Trump's steel and aluminium tariffs

The global trading system is subject to much uncertainty at the moment. A major catalyst for this uncertainty were the Proclamations made in March this year by US President Donald Trump imposing tariffs of certain articles of steel and aluminium from a range of countries.

While Australia was exempted from these measures, there were concerns raised from Australian producers that steel and aluminium products previously bound for the US might find themselves diverted into other markets, including ours. With that background, the Anti-Dumping Commission commissioned Cadence Economics to undertake detailed economic modelling of the proposed tariff increases, including estimates of the potential for trade diversion in steel and aluminium to the Australian market in response to these US tariff increases.

The results of our analysis have now been tabled in Parliament and were the subject of some discussion in the recent Economic Legislation Committee.

The modelling is based on an application of the Cadence Economics General Equilibrium Model, which is a global trade model that has been calibrated specifically to address this issue. This model is similar in design to that used by the US Department of Commerce to assess the impacts of interventions in the steel market.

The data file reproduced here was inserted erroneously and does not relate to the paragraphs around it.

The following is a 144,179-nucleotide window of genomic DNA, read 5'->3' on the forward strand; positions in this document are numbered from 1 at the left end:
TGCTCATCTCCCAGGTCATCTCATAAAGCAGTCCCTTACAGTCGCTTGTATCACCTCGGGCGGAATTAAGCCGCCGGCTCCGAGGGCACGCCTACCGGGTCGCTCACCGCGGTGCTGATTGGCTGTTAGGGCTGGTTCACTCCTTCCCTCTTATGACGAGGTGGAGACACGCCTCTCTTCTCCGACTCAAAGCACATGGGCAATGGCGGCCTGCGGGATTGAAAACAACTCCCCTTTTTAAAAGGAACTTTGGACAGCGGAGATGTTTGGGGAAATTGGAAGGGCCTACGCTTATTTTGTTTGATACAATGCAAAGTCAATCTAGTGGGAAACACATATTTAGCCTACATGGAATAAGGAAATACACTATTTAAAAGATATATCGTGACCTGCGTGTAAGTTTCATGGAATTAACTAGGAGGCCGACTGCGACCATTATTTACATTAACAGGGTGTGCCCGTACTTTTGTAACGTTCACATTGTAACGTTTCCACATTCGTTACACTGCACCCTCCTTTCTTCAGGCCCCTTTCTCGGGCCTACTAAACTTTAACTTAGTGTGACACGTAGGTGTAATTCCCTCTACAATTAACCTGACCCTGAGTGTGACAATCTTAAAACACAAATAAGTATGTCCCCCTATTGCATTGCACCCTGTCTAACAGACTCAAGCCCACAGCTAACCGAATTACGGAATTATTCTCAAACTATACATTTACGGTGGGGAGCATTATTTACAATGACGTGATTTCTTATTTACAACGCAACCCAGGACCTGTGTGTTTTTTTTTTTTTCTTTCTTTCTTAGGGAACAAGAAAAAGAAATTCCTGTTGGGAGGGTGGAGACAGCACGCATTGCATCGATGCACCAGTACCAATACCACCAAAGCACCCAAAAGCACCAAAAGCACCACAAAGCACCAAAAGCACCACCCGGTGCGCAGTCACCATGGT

To undertake the modelling we tailored our model to incorporate 21 separate regions and 24 productive sectors, including a disaggregation of steel and aluminium. After a painstaking review of US trade and protection databases, we were then able to implement scenarios that considered the impacts of increased tariffs on US steel and aluminium.

The analysis also considered existing trade remedies in place in the US, either general tariffs, Anti-Dumping or Countervailing Duties.

The analysis showed that under a literal reading of the Proclamations made by the White House, Australian steel imports were projected to increase by just under 13 thousand metric tonnes in 2020. Off base import levels of around 2 million metric tonnes, this represents an increase of 0.4 per cent. Australian aluminium imports were projected to increase by just under 300 metric tonnes in 2020. Off base import levels of around 300 thousand metric tonnes, this represents an increase of 0.1 per cent.

The conclusion?

While some uncertainty remains in relation to how the Proclamations made by the White House might apply over time, the results for Australian imports of both steel and aluminium were within a narrow band and are, essentially, immaterial.

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